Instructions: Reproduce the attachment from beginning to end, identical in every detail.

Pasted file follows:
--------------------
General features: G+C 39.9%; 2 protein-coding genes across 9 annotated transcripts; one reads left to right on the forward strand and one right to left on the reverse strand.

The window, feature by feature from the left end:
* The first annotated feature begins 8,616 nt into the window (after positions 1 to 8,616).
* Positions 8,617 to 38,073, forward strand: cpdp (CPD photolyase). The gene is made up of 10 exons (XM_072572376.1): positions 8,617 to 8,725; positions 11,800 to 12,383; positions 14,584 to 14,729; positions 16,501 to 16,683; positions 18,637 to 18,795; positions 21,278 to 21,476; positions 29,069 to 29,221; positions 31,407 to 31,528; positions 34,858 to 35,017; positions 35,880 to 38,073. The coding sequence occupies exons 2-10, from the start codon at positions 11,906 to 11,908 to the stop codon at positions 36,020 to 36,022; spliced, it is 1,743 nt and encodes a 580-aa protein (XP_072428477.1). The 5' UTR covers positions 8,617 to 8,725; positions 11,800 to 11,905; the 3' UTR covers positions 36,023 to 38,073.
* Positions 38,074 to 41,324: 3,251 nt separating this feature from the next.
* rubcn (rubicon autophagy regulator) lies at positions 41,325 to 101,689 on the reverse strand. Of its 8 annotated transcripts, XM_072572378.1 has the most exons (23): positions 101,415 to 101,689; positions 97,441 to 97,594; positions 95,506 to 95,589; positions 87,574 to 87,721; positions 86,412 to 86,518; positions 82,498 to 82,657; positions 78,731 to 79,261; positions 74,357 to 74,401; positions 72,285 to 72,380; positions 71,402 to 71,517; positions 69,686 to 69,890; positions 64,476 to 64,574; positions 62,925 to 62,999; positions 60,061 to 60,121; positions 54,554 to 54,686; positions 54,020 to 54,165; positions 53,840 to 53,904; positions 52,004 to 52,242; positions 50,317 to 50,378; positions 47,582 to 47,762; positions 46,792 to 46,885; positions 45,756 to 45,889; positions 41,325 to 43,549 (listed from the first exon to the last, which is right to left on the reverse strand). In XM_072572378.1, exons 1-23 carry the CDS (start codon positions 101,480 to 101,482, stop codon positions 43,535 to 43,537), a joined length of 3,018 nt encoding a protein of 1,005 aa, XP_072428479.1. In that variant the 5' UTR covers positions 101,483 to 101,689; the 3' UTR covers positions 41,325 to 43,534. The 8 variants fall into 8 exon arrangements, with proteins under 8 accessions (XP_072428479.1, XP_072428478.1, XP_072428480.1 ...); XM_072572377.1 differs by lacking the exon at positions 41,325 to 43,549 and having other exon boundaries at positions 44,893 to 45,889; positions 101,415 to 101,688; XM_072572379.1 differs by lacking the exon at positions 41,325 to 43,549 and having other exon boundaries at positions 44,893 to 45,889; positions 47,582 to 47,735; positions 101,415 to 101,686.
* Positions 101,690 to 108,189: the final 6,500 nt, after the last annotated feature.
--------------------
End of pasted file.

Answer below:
General features: G+C 39.9%; 2 protein-coding genes across 9 annotated transcripts; one reads left to right on the forward strand and one right to left on the reverse strand.

The window, feature by feature from the left end:
* The first annotated feature begins 8,616 nt into the window (after positions 1 to 8,616).
* Positions 8,617 to 38,073, forward strand: cpdp (CPD photolyase). The gene is made up of 10 exons (XM_072572376.1): positions 8,617 to 8,725; positions 11,800 to 12,383; positions 14,584 to 14,729; positions 16,501 to 16,683; positions 18,637 to 18,795; positions 21,278 to 21,476; positions 29,069 to 29,221; positions 31,407 to 31,528; positions 34,858 to 35,017; positions 35,880 to 38,073. The coding sequence occupies exons 2-10, from the start codon at positions 11,906 to 11,908 to the stop codon at positions 36,020 to 36,022; spliced, it is 1,743 nt and encodes a 580-aa protein (XP_072428477.1). The 5' UTR covers positions 8,617 to 8,725; positions 11,800 to 11,905; the 3' UTR covers positions 36,023 to 38,073.
* Positions 38,074 to 41,324: 3,251 nt separating this feature from the next.
* rubcn (rubicon autophagy regulator) lies at positions 41,325 to 101,689 on the reverse strand. Of its 8 annotated transcripts, XM_072572378.1 has the most exons (23): positions 101,415 to 101,689; positions 97,441 to 97,594; positions 95,506 to 95,589; positions 87,574 to 87,721; positions 86,412 to 86,518; positions 82,498 to 82,657; positions 78,731 to 79,261; positions 74,357 to 74,401; positions 72,285 to 72,380; positions 71,402 to 71,517; positions 69,686 to 69,890; positions 64,476 to 64,574; positions 62,925 to 62,999; positions 60,061 to 60,121; positions 54,554 to 54,686; positions 54,020 to 54,165; positions 53,840 to 53,904; positions 52,004 to 52,242; positions 50,317 to 50,378; positions 47,582 to 47,762; positions 46,792 to 46,885; positions 45,756 to 45,889; positions 41,325 to 43,549 (listed from the first exon to the last, which is right to left on the reverse strand). In XM_072572378.1, exons 1-23 carry the CDS (start codon positions 101,480 to 101,482, stop codon positions 43,535 to 43,537), a joined length of 3,018 nt encoding a protein of 1,005 aa, XP_072428479.1. In that variant the 5' UTR covers positions 101,483 to 101,689; the 3' UTR covers positions 41,325 to 43,534. The 8 variants fall into 8 exon arrangements, with proteins under 8 accessions (XP_072428479.1, XP_072428478.1, XP_072428480.1 ...); XM_072572377.1 differs by lacking the exon at positions 41,325 to 43,549 and having other exon boundaries at positions 44,893 to 45,889; positions 101,415 to 101,688; XM_072572379.1 differs by lacking the exon at positions 41,325 to 43,549 and having other exon boundaries at positions 44,893 to 45,889; positions 47,582 to 47,735; positions 101,415 to 101,686.
* Positions 101,690 to 108,189: the final 6,500 nt, after the last annotated feature.